Several years ago, I lost a younger cousin, an aunt, and a man who was like a grandfather to me. I thought about their families often as they were beginning to experience their year of firsts.
I know how painful that journey is and that it’s a year you have to walk through… whether you are ready or not.
I lost my brother as a middle schooler and my mom as a young adult.
There will be birthdays, anniversaries, and holidays that they will now have to face without their loved one for the first time.
This makes previously joyous occasions something that can be dreaded because now they are filled with grieve and extra sadness.
It’s yet another reminder that they are not here.
Any time that you lose someone you love, it’s extremely hard, but the “year of firsts” is especially hard.
Moving on after the Funeral
For those closest to the one who died, the pain lasts long after the funeral, when it feels like everyone else has moved on with their life.
My mom’s birthday and Thanksgiving were in the same month that my mom died. My family and my dad ended up going away for Thanksgiving weekend that first year because it was too hard to stay home.
We needed to try to experience something fun for my son, who was a toddler at the time. We needed a sense of hope in the sadness. It was hard to get into decorating for Christmas that year too.
Over the years I have decorated more for Christmas using some of her favorite decorations that she would place out each year. I have special picture ornaments on our Christmas tree to honor her memory along with my brother’s.
Mother’s Day is another painful reminder of her absence. On that day, I observe all of the images on social media with daughters and sons celebrating their moms. It’s still a reminder of that stinging void.
There are so many moments that I wish she could have been here for… including meeting her other grandson.
So how do you get through the year of firsts without your loved one?
The answer is that it’s different for everyone.
You will have moments of sadness that will hit you at odd times, like when you see their handwriting, or while you are shopping or making dinner or when you hear a song that brings back a memory.
Crying is ok and good.
It’s also a necessary part of the process. I tend to cry when I’m alone. Sometimes you just need that release.
There are times you will be angry for moments that have been stolen from you. There are times when it’s hard to find meaning in anything. It can feel like a non-stop emotional roller coaster.
Sharing stories and memories is therapeutic during these times. People who also cared for your loved one can be life giving during this time because they understand your pain.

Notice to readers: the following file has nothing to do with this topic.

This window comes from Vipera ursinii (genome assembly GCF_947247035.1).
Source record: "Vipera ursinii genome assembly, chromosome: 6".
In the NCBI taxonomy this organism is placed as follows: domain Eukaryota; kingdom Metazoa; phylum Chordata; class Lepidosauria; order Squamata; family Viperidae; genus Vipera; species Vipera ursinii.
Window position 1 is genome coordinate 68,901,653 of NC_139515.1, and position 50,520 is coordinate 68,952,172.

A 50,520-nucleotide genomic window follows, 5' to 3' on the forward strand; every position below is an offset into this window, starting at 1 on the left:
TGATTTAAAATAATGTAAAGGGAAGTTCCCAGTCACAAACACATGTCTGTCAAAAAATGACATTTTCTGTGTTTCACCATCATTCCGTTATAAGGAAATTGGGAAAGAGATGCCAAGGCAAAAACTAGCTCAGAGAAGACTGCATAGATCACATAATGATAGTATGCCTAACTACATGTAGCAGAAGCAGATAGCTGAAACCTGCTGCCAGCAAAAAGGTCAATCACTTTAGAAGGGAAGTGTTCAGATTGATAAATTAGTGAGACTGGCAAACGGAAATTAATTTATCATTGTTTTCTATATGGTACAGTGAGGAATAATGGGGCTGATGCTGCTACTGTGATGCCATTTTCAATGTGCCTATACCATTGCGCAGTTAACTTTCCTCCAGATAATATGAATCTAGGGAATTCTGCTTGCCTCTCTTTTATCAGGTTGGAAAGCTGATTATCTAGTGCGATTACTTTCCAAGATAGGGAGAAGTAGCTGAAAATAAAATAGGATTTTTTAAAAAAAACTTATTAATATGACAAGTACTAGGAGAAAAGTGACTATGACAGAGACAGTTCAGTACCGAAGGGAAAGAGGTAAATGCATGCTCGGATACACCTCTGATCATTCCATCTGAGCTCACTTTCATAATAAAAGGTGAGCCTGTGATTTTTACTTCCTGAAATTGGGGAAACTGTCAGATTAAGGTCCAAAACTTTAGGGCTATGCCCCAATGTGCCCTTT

The only way I got through this tough time was because of my faith and the hope that I will see my loved ones again.
That doesn’t mean that I understand the why, because I don’t.
The death of a loved one is something that you never get over.
You just find new ways to live.
Recognize the Awkwardness Around Grief
People don’t know what to say so sometimes they say the wrong thing, or the awkward thing, or sometimes they don’t say anything at all… because they don’t want to make things more awkward.
I’ve personally experienced being on the receiving end all of these situations and it sucks.
Just know that most people have good intentions and aren’t trying to cause more pain.
In social settings, recognize that showing up for special events and gatherings is HUGE.
Sometimes the grieving person feels like they have to hide their sadness so that others don’t feel bad.
There may be moments when the person grieving needs to leave the room or leave an event early because of feeling emotionally overwhelmed.
Acknowledge their pain and bravery for showing up.
How Can You Support Someone Who Lost a Loved One?
Recognize and acknowledge their pain.
Send them a text or call them on their loved one’s birthday. Be mindful of special holidays/ occasions where the absence of their loved one will be even more noticeable.
Help lighten their load with acts of service around their house or with meals.
When someone is grieving, they typically won’t ask for help, but they will appreciate proactive gestures.
Let them know that you are there to talk… or not talk if they just want some moments that feel a little more “normal.”
When they want to talk, ask them to share some of their favorite memories. Ask about the things their loved one did that made them laugh.
The longer time goes by there are different waves of grief and small moments or items can trigger memories years later.
There is no timeline for getting over loving a loved one. Each person has to walk through and process the pain in their own timing as they find a new way to live.